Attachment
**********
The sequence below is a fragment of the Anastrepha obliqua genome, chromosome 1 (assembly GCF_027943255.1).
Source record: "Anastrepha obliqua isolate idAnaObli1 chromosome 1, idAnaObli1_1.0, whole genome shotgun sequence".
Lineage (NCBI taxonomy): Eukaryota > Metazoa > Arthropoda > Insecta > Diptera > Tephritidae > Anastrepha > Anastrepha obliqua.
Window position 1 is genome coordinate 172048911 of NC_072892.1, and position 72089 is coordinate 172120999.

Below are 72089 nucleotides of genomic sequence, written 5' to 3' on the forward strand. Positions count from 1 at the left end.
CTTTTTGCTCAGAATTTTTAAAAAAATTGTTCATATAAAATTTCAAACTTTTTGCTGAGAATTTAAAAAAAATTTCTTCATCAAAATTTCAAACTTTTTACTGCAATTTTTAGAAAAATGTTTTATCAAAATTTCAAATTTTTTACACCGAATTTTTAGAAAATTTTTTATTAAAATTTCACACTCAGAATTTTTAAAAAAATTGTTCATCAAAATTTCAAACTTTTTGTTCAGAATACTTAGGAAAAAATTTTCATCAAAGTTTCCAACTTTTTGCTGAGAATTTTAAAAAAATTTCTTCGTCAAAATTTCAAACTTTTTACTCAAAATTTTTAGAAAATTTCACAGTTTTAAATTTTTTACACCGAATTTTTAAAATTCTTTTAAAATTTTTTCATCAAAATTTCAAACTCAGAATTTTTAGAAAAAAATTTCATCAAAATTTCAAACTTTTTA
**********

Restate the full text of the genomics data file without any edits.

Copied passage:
The sequence below is a fragment of the Anastrepha obliqua genome, chromosome 1 (assembly GCF_027943255.1).
Source record: "Anastrepha obliqua isolate idAnaObli1 chromosome 1, idAnaObli1_1.0, whole genome shotgun sequence".
Lineage (NCBI taxonomy): Eukaryota > Metazoa > Arthropoda > Insecta > Diptera > Tephritidae > Anastrepha > Anastrepha obliqua.
Window position 1 is genome coordinate 172048911 of NC_072892.1, and position 72089 is coordinate 172120999.

Below are 72089 nucleotides of genomic sequence, written 5' to 3' on the forward strand. Positions count from 1 at the left end.
CTTTTTGCTCAGAATTTTTAAAAAAATTGTTCATATAAAATTTCAAACTTTTTGCTGAGAATTTAAAAAAAATTTCTTCATCAAAATTTCAAACTTTTTACTGCAATTTTTAGAAAAATGTTTTATCAAAATTTCAAATTTTTTACACCGAATTTTTAGAAAATTTTTTATTAAAATTTCACACTCAGAATTTTTAAAAAAATTGTTCATCAAAATTTCAAACTTTTTGTTCAGAATACTTAGGAAAAAATTTTCATCAAAGTTTCCAACTTTTTGCTGAGAATTTTAAAAAAATTTCTTCGTCAAAATTTCAAACTTTTTACTCAAAATTTTTAGAAAATTTCACAGTTTTAAATTTTTTACACCGAATTTTTAAAATTCTTTTAAAATTTTTTCATCAAAATTTCAAACTCAGAATTTTTAGAAAAAAATTTCATCAAAATTTCAAACTTTTTA